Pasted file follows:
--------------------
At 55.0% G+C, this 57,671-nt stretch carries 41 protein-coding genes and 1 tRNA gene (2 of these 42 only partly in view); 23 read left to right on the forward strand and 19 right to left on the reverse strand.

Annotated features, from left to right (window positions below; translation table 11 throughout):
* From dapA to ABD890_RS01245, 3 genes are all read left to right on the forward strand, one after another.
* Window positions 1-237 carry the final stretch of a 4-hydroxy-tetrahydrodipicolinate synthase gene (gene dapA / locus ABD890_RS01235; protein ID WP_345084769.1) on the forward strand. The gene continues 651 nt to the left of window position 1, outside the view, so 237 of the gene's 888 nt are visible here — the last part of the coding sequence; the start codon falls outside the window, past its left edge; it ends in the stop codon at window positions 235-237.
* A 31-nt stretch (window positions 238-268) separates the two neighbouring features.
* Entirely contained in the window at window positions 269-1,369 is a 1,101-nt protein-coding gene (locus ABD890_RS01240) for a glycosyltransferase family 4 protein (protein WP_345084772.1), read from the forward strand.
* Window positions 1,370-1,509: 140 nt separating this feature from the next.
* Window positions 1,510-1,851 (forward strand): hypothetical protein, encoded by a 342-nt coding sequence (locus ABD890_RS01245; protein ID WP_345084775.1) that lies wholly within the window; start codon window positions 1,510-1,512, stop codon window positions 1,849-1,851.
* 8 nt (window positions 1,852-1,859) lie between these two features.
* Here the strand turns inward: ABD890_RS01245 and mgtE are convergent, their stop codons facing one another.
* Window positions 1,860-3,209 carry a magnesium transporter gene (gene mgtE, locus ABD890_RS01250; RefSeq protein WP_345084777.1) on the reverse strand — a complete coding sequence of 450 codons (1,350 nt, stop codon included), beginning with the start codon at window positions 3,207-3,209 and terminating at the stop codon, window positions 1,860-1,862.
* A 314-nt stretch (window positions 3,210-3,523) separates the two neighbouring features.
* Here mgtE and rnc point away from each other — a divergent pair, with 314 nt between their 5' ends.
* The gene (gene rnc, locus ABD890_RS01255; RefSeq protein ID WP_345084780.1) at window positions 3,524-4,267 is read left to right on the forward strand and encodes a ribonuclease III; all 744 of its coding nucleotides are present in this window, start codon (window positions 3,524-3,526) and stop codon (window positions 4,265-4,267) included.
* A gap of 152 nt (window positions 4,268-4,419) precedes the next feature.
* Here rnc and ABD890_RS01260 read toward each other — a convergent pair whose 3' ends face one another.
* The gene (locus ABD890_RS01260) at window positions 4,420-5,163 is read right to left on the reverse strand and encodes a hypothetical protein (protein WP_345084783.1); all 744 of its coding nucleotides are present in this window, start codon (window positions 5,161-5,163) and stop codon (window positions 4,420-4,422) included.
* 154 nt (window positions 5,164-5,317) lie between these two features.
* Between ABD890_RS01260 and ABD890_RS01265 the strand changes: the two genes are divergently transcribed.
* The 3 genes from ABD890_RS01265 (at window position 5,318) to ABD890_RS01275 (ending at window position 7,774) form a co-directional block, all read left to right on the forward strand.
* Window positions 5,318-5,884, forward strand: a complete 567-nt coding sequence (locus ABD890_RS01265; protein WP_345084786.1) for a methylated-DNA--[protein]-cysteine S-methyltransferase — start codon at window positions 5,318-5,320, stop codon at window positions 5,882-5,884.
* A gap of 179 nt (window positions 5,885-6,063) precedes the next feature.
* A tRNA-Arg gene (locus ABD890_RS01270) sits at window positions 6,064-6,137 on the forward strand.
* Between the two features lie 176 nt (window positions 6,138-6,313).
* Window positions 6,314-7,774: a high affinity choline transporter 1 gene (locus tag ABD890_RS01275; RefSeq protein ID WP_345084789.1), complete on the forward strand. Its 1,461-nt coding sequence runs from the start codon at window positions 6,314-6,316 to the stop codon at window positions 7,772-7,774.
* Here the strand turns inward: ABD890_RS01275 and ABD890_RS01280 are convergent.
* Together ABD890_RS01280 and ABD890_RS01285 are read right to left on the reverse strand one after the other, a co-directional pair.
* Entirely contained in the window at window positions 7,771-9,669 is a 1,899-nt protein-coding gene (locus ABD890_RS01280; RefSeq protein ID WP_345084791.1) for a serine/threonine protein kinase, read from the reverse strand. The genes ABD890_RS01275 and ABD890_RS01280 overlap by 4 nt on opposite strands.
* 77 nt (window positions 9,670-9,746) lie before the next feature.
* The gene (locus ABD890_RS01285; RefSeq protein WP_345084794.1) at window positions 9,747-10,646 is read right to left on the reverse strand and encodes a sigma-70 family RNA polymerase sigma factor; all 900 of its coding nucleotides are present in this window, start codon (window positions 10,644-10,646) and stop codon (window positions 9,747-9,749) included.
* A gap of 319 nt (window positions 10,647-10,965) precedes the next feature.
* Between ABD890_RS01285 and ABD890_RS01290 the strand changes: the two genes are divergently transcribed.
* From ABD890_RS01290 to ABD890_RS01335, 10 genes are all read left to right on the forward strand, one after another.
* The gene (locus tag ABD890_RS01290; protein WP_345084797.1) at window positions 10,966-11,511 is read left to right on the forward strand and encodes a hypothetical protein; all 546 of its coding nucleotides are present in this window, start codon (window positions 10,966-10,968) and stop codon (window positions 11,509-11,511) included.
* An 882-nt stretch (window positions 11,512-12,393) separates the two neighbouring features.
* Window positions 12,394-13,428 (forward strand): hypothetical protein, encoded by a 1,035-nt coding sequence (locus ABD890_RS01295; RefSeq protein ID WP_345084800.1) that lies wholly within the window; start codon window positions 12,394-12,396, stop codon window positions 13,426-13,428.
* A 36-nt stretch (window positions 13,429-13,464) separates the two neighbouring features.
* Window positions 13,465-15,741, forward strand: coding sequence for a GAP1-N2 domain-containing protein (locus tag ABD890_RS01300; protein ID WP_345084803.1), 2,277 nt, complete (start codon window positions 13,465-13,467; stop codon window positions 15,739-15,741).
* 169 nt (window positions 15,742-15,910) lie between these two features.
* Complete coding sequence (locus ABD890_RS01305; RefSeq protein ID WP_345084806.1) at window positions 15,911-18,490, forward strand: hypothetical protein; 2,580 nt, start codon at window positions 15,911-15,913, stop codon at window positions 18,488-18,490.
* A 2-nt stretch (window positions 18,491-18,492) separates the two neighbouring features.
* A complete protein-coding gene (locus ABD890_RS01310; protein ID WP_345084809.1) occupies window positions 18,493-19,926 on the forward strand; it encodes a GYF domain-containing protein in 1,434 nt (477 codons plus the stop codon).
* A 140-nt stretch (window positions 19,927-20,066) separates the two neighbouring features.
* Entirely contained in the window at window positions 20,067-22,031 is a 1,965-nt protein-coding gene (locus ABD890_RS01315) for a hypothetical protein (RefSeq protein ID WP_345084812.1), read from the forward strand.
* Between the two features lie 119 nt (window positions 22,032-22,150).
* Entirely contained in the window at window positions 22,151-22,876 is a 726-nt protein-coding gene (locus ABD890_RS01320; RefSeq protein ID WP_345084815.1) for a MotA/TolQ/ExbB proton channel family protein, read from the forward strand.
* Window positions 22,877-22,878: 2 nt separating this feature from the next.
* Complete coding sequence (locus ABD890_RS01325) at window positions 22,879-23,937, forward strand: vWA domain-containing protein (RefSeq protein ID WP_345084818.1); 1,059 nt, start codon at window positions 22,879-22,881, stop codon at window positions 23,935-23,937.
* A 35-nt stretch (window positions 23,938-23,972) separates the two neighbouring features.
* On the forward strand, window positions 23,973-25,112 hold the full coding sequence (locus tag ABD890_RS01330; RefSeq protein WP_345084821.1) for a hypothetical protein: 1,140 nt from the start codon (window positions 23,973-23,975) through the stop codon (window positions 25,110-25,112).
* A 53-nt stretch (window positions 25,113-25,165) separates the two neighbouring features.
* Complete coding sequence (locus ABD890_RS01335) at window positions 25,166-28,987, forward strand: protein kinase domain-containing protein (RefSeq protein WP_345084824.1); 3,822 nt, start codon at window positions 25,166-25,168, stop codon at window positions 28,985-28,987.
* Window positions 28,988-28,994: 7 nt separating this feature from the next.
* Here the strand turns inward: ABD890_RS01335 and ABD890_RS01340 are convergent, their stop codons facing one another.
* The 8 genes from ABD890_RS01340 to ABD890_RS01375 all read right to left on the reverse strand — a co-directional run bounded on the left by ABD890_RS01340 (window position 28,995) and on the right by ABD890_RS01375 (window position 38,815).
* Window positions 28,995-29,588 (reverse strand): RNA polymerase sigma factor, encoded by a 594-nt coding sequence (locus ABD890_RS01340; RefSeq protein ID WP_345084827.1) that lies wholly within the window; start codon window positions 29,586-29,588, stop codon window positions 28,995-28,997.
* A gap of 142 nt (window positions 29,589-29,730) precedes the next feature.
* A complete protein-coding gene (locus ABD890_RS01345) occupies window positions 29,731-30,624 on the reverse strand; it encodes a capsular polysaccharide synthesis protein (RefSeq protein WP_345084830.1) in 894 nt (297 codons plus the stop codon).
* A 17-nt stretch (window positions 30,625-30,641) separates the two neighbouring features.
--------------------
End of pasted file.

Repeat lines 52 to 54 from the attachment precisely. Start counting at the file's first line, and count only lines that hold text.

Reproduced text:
* Complete coding sequence (locus ABD890_RS01335) at window positions 25,166-28,987, forward strand: protein kinase domain-containing protein (RefSeq protein WP_345084824.1); 3,822 nt, start codon at window positions 25,166-25,168, stop codon at window positions 28,985-28,987.
* Window positions 28,988-28,994: 7 nt separating this feature from the next.
* Here the strand turns inward: ABD890_RS01335 and ABD890_RS01340 are convergent, their stop codons facing one another.